Lingerie for the workingwoman

All photographs courtesy of Naja Lingerie.


Lingerie has long been used to boost sex appeal and add oomph to the physical.

But Catalina Girald, CEO of Naja Lingerie, is more concerned about attention to detail than attracting attention.

With designs inspired by travel and the sponsoring of a charity for single mothers, Naja wanders outside the status quo to empower women, not their sexuality.

“Every collection is inspired by something different. I tend to look at world inspiration,” Girald says of her building brand. “Everything has a little bit of meaning behind it.”

Girald’s vision stemmed from dissatisfaction with popular lingerie brands, such as Victoria’s Secret, which emphasizes sexuality rather than comfort. As a businesswoman, she felt that such undergarments contradicted her professional lifestyle. She also realized that affordable, quality lingerie was limited. Determined to introduce an alternative to an already booming industry, she left her position as an attorney at a top law firm. She pursued an MBA at Stanford University in California and founded MOXSIE, an online store for independent designers to share their collections, which she later sold.

In May 2013, Naja Lingerie was born. Headquartered in Medellín, Colombia, with offices in San Francisco and New York City, Naja offers affordable products while employing single mothers. Naja’s panties have motivational quotes stitched inside, while the bra cups veil interior artwork. The products contain inspiration for the wearer, not for the passerby.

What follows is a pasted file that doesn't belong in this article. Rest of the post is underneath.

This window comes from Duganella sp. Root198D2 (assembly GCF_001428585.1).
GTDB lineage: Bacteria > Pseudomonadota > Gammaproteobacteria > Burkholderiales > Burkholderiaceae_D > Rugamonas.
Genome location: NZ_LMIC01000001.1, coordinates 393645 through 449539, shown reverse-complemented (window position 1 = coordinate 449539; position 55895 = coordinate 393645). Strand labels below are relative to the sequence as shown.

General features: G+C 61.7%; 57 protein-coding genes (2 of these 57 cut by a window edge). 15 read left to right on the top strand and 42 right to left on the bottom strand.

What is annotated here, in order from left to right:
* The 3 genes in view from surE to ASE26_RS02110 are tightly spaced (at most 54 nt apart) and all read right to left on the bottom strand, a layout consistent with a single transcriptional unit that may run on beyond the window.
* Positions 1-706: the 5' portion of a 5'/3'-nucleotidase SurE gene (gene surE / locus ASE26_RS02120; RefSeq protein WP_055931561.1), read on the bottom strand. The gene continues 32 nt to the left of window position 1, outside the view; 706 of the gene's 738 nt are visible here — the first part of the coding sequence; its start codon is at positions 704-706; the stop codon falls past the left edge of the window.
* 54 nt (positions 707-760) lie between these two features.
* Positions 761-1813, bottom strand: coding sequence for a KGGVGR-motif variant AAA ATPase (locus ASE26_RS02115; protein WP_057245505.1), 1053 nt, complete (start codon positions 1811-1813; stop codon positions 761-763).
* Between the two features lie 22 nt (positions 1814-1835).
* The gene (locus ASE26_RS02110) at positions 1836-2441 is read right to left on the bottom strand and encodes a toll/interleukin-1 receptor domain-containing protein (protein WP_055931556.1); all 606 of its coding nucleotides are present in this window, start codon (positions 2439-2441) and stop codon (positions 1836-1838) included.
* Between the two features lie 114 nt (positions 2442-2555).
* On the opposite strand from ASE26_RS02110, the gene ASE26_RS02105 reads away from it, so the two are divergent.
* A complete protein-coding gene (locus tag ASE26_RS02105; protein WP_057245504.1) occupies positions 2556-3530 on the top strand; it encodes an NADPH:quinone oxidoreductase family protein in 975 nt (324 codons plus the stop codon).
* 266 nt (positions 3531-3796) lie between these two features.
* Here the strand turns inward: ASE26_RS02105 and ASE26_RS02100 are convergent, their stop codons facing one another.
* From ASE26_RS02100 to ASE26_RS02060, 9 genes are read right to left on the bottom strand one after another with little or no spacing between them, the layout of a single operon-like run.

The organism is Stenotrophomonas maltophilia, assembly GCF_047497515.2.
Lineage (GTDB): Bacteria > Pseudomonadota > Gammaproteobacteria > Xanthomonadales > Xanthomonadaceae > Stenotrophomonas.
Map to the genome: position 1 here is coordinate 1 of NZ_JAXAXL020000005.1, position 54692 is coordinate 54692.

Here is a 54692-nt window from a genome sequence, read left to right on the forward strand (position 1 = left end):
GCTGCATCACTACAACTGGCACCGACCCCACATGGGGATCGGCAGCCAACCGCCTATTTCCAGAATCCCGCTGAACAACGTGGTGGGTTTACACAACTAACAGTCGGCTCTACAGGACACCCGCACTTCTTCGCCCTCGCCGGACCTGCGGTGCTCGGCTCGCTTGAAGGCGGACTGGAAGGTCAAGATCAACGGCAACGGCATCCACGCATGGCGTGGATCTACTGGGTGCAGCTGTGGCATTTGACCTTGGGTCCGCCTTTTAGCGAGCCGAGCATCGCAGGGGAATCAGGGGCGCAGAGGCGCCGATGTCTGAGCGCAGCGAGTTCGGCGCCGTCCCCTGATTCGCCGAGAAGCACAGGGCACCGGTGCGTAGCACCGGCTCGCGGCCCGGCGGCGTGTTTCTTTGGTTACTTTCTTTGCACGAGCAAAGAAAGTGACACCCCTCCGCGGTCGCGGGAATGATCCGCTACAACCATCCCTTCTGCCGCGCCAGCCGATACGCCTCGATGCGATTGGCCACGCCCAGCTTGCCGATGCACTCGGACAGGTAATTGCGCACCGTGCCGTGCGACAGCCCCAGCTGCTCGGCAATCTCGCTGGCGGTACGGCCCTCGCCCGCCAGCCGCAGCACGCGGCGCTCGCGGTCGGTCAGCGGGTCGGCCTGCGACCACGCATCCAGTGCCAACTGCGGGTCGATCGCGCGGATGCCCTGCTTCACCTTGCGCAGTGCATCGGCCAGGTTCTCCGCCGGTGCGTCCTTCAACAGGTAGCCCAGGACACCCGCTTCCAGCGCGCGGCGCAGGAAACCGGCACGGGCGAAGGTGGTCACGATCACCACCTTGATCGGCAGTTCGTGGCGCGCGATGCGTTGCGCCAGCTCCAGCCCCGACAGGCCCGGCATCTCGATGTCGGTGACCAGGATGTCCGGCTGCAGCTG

As the website states, “We did away with fake wind blowing into models’ hair and created a brand that could connect with smart, courageous and sexy women.”

Girald’s designs were first inspired from 18 months of backpacking through Asia, from Mongolia to Indonesia to Vietnam. Everything, from the colors used to the prints and design techniques, is symbolic of her traveling experiences.

“Once I come up with a theme, I start looking into it and researching the history behind everything,” she says.

Naja Lingerie offers swimwear and six undergarment collections, with plans for future growth. The collections include “Talavera Blue” and “Talavera Red,” inspired by Mexican folklore and 17th century Spain; “Andalusia,” inspired by  mantillas; “Noir de Noirs,” inspired by French lingerie and retro styles; “One Night in Cashmere,” complete with peacocks, symbolic of beauty; and “Secret Life of Sparrows,” inspired by tattoo themes of sparrows and roses, symbolizing freedom and beauty.

All Naja products are constructed with attention to detail. The bras are made with memory foam cups, which do not crack when washed and mold to fit the individual, regardless of shape; and ultrasonic straps, which don’t unravel. The panties use Peruvian Pima cotton, recognized for its luxuriousness, and lace constructed from nylon for comfort purposes.

The products are affordable, with bras ranging from $45 to $70, panties from $12 to $22 and bathing suits from $20 to $28 for bottoms and $56 to $72 for tops.

But Girald’s efforts don’t end with a consumer-manufacturer relationship. She uses her company to help disadvantaged Colombian women by offering them an education and providing them with jobs. Naja’s Underwear for Hope program donates a percentage of each purchase to the Golondrinas Foundation in Medellín, where Girald was born. The foundation uses these funds for its sewing program for single mothers and Girald in turn hires them for Naja. Each time a Naja bra is purchased, the consumer receives a complimentary wash-bag. The wash-bags are handmade at home by the women employed by Naja through Underwear for Hope.

“For me, it was always important to give back with my company,” Girald says.

With Naja’s expansion, Girald is looking to increase her charitable efforts and diversify her existing product line.

“As we grow and as we have more resources, we plan to put in a variety – more models that are maybe different shapes and sizes that represent real women of today. For us, it’s the ongoing central theme – women empowerment.”

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